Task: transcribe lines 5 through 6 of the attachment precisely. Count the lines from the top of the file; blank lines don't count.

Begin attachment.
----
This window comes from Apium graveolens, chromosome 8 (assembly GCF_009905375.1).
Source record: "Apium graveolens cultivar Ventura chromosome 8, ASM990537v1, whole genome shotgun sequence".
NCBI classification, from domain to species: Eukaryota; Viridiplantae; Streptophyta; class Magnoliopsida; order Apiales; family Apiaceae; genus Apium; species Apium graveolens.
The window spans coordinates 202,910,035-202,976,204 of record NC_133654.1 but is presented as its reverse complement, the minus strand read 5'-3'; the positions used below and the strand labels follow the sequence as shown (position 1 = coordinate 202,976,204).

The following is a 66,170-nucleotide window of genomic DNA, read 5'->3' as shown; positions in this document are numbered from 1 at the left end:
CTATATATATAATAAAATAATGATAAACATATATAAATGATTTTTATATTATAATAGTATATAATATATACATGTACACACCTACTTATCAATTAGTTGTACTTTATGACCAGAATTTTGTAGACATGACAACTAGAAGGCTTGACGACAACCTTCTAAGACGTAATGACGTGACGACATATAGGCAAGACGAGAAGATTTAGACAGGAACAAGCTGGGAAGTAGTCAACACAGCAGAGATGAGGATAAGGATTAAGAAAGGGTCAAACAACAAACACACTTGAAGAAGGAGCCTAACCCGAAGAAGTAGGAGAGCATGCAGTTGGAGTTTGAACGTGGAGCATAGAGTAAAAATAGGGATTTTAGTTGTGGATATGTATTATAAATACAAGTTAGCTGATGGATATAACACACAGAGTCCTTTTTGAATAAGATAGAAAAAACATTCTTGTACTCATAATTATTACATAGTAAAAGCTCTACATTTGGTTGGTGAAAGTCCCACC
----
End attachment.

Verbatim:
The following is a 66,170-nucleotide window of genomic DNA, read 5'->3' as shown; positions in this document are numbered from 1 at the left end:
CTATATATATAATAAAATAATGATAAACATATATAAATGATTTTTATATTATAATAGTATATAATATATACATGTACACACCTACTTATCAATTAGTTGTACTTTATGACCAGAATTTTGTAGACATGACAACTAGAAGGCTTGACGACAACCTTCTAAGACGTAATGACGTGACGACATATAGGCAAGACGAGAAGATTTAGACAGGAACAAGCTGGGAAGTAGTCAACACAGCAGAGATGAGGATAAGGATTAAGAAAGGGTCAAACAACAAACACACTTGAAGAAGGAGCCTAACCCGAAGAAGTAGGAGAGCATGCAGTTGGAGTTTGAACGTGGAGCATAGAGTAAAAATAGGGATTTTAGTTGTGGATATGTATTATAAATACAAGTTAGCTGATGGATATAACACACAGAGTCCTTTTTGAATAAGATAGAAAAAACATTCTTGTACTCATAATTATTACATAGTAAAAGCTCTACATTTGGTTGGTGAAAGTCCCACC